The announcement, which violates international law and consensus, is the latest in a series of tough, pro-Israeli moves that are likely to trigger tensions between the Trump administration and the Palestinians and the gulf between the Trump administration and the traditional US Enlarge allies in Europe.
"After careful consideration of all sides of the legal debate, this government agrees with President Reagan: The establishment of civilian Israeli settlements in the West Bank per se is not contrary to international law," said Pompeo. Citing President Ronald Reagan's 1981 assessment that settlements are not "inherently illegal".
Pompeo said the US government expresses "no opinion on the legal status of a single settlement" or "refers to the final status of the West Bank or prejudice it."
H The conclusion was based on "the unique facts, history and circumstances that have come to light through the establishment of civilian settlements in the West Bank".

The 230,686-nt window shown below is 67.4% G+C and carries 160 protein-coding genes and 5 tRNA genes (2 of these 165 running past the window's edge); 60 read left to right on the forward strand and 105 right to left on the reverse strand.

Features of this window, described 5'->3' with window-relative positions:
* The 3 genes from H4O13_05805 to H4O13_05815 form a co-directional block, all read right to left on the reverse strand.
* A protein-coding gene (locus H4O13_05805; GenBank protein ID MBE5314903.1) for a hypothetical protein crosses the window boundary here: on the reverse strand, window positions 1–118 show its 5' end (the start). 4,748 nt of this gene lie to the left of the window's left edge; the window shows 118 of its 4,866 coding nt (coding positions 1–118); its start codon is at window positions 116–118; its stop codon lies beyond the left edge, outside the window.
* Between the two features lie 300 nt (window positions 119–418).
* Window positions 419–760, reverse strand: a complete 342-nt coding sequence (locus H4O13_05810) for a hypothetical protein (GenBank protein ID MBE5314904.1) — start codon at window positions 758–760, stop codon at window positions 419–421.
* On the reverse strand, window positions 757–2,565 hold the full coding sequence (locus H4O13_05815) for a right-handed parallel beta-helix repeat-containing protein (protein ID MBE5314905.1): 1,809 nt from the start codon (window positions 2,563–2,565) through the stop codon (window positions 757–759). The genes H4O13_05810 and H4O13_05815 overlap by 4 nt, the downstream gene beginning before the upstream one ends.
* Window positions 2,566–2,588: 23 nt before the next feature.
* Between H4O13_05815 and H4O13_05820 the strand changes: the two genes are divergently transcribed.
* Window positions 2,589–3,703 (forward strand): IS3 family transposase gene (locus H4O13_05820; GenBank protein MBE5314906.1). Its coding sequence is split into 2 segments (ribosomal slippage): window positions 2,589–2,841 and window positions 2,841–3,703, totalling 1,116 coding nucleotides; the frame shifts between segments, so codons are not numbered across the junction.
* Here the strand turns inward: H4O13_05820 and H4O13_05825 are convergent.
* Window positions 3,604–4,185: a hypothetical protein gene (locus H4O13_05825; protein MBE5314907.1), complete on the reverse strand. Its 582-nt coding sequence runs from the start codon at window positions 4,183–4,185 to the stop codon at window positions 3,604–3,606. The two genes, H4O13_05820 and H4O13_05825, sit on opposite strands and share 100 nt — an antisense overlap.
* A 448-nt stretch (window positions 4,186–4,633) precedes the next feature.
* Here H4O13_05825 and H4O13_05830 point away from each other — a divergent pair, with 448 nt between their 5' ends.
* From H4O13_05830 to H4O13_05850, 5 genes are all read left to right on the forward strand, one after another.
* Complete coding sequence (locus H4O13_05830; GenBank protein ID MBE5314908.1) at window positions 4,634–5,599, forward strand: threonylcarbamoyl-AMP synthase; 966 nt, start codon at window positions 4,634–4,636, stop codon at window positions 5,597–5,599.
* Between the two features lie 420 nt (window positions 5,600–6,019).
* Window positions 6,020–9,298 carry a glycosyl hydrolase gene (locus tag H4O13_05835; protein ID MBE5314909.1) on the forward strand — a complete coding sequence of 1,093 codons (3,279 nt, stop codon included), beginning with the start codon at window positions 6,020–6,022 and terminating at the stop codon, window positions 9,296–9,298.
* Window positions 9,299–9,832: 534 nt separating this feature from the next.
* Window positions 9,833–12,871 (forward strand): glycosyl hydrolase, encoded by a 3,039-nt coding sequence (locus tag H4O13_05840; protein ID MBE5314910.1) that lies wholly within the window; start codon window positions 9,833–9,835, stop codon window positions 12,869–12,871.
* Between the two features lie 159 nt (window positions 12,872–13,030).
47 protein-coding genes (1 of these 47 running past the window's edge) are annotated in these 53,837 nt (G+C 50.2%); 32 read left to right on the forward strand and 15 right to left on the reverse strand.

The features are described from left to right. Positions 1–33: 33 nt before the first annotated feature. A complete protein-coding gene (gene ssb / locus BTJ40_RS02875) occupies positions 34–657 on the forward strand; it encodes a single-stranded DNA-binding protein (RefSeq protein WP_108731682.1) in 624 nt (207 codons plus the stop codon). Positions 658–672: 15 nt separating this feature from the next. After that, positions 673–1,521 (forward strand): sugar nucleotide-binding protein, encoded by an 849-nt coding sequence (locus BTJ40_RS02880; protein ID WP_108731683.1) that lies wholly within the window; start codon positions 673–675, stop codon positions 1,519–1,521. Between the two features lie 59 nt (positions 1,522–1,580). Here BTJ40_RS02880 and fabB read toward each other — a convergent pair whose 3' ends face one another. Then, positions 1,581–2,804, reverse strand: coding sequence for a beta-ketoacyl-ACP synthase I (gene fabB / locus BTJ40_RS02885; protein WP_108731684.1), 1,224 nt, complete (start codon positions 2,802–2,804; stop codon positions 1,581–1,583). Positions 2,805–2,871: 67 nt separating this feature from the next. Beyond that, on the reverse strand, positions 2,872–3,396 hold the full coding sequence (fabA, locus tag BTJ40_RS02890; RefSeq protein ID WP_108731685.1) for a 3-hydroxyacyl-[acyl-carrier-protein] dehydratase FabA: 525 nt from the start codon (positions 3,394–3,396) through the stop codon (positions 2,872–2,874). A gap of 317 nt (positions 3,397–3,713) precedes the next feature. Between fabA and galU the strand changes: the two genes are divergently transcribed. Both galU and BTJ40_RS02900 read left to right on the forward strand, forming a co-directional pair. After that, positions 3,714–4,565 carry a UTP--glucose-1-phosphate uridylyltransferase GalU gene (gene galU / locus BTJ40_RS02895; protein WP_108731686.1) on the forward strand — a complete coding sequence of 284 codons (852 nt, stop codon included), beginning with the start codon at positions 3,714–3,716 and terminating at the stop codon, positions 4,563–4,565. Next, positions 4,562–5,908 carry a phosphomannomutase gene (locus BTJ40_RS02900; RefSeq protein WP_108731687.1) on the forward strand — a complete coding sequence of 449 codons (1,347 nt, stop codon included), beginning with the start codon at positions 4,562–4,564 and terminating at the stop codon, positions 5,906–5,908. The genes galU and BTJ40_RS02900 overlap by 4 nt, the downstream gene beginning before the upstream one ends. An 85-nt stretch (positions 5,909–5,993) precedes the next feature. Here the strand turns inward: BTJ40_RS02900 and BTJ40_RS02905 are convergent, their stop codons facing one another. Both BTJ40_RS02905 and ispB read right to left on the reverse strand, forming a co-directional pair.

A government official said the State Department has been working for nearly a year to coordinate this decision with the White House Peace Team, led by Trump's son-in-law, Jared Kushner. The official said the move does not change the government's position that continued settlement construction would not be conducive to Israeli-Palestinian peace, Gaza and Israel, the official said.
The announcement is likely to further jeopardize the prospects for the long-announced but not yet announced Trump government's Middle East Peace Plan. Palestinian officials have rejected the role of the US referee in peace negotiations in light of the Trump administration's policies. Under President Donald Trump, the United States has moved its embassy in Israel from Tel Aviv to Jerusalem, closed the office of the Palestine Liberation Organization in Washington, and cut funding for the Palestinians.
This story breaks off and is updated.